Summer is filled with fun outdoor activities that make the most of the long, lazy days and warm weather. Whether you’re heading to the beach, enjoying a picnic in a park, going fishing, or taking the kids on a bike ride, stay safe and healthy with our summer safety tips for the whole family.
During the summer, everyone is at risk for heat-related illnesses, especially children under age four and people age 65 and older. If you’re overweight or have a chronic health condition, you also have a higher risk of developing heat exhaustion or heat stroke.
On hot days, avoid heat-related illnesses by limiting your exposure to the outdoors, particularly during the hottest part of the day, 11 a.m. – 4 p.m. If your home doesn’t have air-conditioning, find a cooling center.
Before you venture outside, apply sunscreen with an SPF of 30 or higher. Wear sunglasses, lightweight clothing, and a hat. Drink plenty of water and replace the salt your body loses from sweating by drinking 100 percent fruit juice or sports drinks. And avoid alcohol, which can dehydrate you.
Heat exhaustion can occur when your body loses too much water and salt, usually due to excess sweating. Signs of heat exhaustion include moist skin, a rapid heart rate, fatigue, headache, dizziness, and nausea.
If you experience heat exhaustion, move to a shaded or air-conditioned place. Drink water or another nonalcoholic beverage, and cool yourself with wet towels or a cool shower.
Left untreated, heat exhaustion can escalate rapidly into heat stroke. Call 911 immediately if someone is experiencing signs of heat stroke, which include a body temperature above 103°F, dry skin, rapid breath, confusion, and unreasonable behavior.
Move the person to a cool place and remove any unnecessary clothing. Cover the body with cold, wet towels or place the person in a cold shower. The goal is to cool the body temperature to 101°F. Don’t force the person to drink liquids.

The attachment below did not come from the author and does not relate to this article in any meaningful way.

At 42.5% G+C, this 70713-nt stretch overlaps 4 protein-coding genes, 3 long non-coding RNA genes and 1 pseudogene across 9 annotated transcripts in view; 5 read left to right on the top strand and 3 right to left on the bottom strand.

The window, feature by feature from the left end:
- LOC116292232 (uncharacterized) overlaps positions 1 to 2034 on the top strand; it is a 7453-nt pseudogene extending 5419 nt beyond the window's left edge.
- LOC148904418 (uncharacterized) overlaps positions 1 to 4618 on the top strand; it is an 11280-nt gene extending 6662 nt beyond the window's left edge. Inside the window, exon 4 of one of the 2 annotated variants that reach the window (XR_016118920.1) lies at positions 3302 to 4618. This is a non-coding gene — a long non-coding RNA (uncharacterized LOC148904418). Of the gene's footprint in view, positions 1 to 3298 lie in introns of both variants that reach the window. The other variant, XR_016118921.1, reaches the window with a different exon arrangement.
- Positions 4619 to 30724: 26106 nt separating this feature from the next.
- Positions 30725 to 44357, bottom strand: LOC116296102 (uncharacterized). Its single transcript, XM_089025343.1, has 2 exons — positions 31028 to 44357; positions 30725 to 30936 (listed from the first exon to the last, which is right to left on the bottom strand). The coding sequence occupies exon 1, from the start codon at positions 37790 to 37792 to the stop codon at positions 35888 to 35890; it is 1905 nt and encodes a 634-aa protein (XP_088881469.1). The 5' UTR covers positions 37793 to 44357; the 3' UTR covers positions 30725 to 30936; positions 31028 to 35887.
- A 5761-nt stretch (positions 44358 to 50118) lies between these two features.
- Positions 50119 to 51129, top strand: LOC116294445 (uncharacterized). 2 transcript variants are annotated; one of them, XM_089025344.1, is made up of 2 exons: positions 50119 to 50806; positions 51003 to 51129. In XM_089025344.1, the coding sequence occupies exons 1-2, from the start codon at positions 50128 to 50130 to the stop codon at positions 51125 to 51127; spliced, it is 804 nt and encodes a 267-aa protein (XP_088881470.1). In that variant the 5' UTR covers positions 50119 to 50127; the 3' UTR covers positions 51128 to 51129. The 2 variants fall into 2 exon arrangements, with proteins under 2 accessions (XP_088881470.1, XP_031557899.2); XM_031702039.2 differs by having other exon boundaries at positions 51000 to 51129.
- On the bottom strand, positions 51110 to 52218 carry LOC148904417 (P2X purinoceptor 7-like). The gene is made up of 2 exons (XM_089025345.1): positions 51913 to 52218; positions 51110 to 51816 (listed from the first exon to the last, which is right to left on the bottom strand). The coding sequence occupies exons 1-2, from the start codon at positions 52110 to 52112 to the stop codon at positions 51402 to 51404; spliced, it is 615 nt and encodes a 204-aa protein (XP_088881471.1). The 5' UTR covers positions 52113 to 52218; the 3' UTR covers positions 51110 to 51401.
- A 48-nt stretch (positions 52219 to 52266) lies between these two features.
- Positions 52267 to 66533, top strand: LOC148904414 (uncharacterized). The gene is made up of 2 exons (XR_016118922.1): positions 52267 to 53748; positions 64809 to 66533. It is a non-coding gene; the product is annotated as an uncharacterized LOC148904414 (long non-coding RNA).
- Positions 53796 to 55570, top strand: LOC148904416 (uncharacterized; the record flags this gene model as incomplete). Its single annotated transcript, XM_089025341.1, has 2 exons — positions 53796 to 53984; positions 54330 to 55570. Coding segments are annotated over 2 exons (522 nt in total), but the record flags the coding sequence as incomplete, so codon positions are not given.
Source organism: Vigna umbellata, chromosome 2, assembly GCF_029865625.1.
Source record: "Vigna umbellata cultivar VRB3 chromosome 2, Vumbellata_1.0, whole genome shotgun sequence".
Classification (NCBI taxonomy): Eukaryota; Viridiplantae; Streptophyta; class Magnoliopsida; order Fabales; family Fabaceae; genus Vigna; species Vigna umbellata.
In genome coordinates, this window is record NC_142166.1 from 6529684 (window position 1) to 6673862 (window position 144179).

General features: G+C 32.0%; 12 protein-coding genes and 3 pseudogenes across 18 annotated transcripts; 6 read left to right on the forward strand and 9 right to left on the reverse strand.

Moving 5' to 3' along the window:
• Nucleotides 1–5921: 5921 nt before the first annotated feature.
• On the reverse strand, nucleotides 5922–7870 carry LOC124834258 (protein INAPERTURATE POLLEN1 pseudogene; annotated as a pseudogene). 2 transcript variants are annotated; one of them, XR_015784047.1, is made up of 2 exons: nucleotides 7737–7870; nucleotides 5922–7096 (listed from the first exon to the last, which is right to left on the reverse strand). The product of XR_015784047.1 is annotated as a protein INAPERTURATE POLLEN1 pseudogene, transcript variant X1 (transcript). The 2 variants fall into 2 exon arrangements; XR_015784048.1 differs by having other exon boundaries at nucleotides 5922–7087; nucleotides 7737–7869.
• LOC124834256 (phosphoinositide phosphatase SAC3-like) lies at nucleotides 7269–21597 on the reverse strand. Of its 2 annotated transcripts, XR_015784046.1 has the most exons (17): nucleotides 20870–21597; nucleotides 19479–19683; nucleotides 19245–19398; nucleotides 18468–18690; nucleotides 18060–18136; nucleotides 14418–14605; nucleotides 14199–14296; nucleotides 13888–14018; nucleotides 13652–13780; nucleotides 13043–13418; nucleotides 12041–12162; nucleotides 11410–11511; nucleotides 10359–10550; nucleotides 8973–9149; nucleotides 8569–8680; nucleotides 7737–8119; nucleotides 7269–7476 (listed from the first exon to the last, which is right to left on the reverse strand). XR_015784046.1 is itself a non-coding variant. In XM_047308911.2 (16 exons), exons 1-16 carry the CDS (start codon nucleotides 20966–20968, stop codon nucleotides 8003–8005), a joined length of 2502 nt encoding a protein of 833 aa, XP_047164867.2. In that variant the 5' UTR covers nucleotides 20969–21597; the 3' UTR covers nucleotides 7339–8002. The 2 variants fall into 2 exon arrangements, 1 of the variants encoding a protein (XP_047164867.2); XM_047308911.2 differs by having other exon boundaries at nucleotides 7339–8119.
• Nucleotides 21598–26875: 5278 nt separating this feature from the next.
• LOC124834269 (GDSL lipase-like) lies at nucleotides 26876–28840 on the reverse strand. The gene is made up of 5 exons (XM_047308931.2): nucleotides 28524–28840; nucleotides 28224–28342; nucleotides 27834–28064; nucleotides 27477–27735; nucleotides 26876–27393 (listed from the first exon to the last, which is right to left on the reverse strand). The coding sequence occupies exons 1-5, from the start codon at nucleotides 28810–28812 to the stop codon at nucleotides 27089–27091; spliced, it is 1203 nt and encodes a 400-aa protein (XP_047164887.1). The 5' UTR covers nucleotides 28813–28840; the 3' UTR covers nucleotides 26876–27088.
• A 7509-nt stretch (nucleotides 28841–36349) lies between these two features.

Swimming is a great way to cool off on a hot summer day. Have fun, but keep water safety top of mind when enjoying a day at the beach or at a pool, lake, or river.
Only go into the water if you know how to swim. If you can’t swim, take lessons, even if you’re an adult. Keep in mind that swimming in a pool is different than swimming in a lake or river, where you may experience sudden drop-offs or currents. If you get caught in a current, stay calm and swim parallel to the shore until you can free yourself from the pull of the water.
Swim only in areas supervised by a lifeguard. Lifeguards are there to keep everyone safe, but they aren’t babysitters. Always keep an eye on your child. In the event of an emergency, don’t go into the water. Reach or throw an object to the person in trouble.
Never swim alone, dive in unfamiliar areas, or drink alcohol when swimming.
Supervise children around water. Kiddie pools may seem harmless, but if you have to leave the area, even just for a moment, take your child with you. If a child is missing, check the water ﬁrst.